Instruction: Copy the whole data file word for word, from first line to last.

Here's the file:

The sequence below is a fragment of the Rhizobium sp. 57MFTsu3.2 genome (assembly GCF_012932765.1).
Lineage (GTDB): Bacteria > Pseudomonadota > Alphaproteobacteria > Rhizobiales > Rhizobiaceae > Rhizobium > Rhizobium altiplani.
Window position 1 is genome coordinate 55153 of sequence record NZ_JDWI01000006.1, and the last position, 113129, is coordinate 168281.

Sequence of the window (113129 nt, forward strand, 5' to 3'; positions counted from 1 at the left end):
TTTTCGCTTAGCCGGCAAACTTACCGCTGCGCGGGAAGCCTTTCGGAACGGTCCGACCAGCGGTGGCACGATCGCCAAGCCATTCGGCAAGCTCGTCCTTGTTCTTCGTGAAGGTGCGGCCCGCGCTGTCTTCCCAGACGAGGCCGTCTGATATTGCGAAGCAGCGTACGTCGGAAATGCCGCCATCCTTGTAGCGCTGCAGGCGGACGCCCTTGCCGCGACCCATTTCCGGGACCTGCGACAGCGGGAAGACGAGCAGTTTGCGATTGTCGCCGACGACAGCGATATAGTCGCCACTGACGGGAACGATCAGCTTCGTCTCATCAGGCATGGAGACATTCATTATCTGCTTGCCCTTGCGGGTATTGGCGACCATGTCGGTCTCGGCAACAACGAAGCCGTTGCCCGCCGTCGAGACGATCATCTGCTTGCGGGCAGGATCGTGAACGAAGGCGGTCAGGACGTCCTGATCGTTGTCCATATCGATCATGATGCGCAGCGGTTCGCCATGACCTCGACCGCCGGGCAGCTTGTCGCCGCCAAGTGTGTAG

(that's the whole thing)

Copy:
The sequence below is a fragment of the Rhizobium sp. 57MFTsu3.2 genome (assembly GCF_012932765.1).
Lineage (GTDB): Bacteria > Pseudomonadota > Alphaproteobacteria > Rhizobiales > Rhizobiaceae > Rhizobium > Rhizobium altiplani.
Window position 1 is genome coordinate 55153 of sequence record NZ_JDWI01000006.1, and the last position, 113129, is coordinate 168281.

Sequence of the window (113129 nt, forward strand, 5' to 3'; positions counted from 1 at the left end):
TTTTCGCTTAGCCGGCAAACTTACCGCTGCGCGGGAAGCCTTTCGGAACGGTCCGACCAGCGGTGGCACGATCGCCAAGCCATTCGGCAAGCTCGTCCTTGTTCTTCGTGAAGGTGCGGCCCGCGCTGTCTTCCCAGACGAGGCCGTCTGATATTGCGAAGCAGCGTACGTCGGAAATGCCGCCATCCTTGTAGCGCTGCAGGCGGACGCCCTTGCCGCGACCCATTTCCGGGACCTGCGACAGCGGGAAGACGAGCAGTTTGCGATTGTCGCCGACGACAGCGATATAGTCGCCACTGACGGGAACGATCAGCTTCGTCTCATCAGGCATGGAGACATTCATTATCTGCTTGCCCTTGCGGGTATTGGCGACCATGTCGGTCTCGGCAACAACGAAGCCGTTGCCCGCCGTCGAGACGATCATCTGCTTGCGGGCAGGATCGTGAACGAAGGCGGTCAGGACGTCCTGATCGTTGTCCATATCGATCATGATGCGCAGCGGTTCGCCATGACCTCGACCGCCGGGCAGCTTGTCGCCGCCAAGTGTGTAG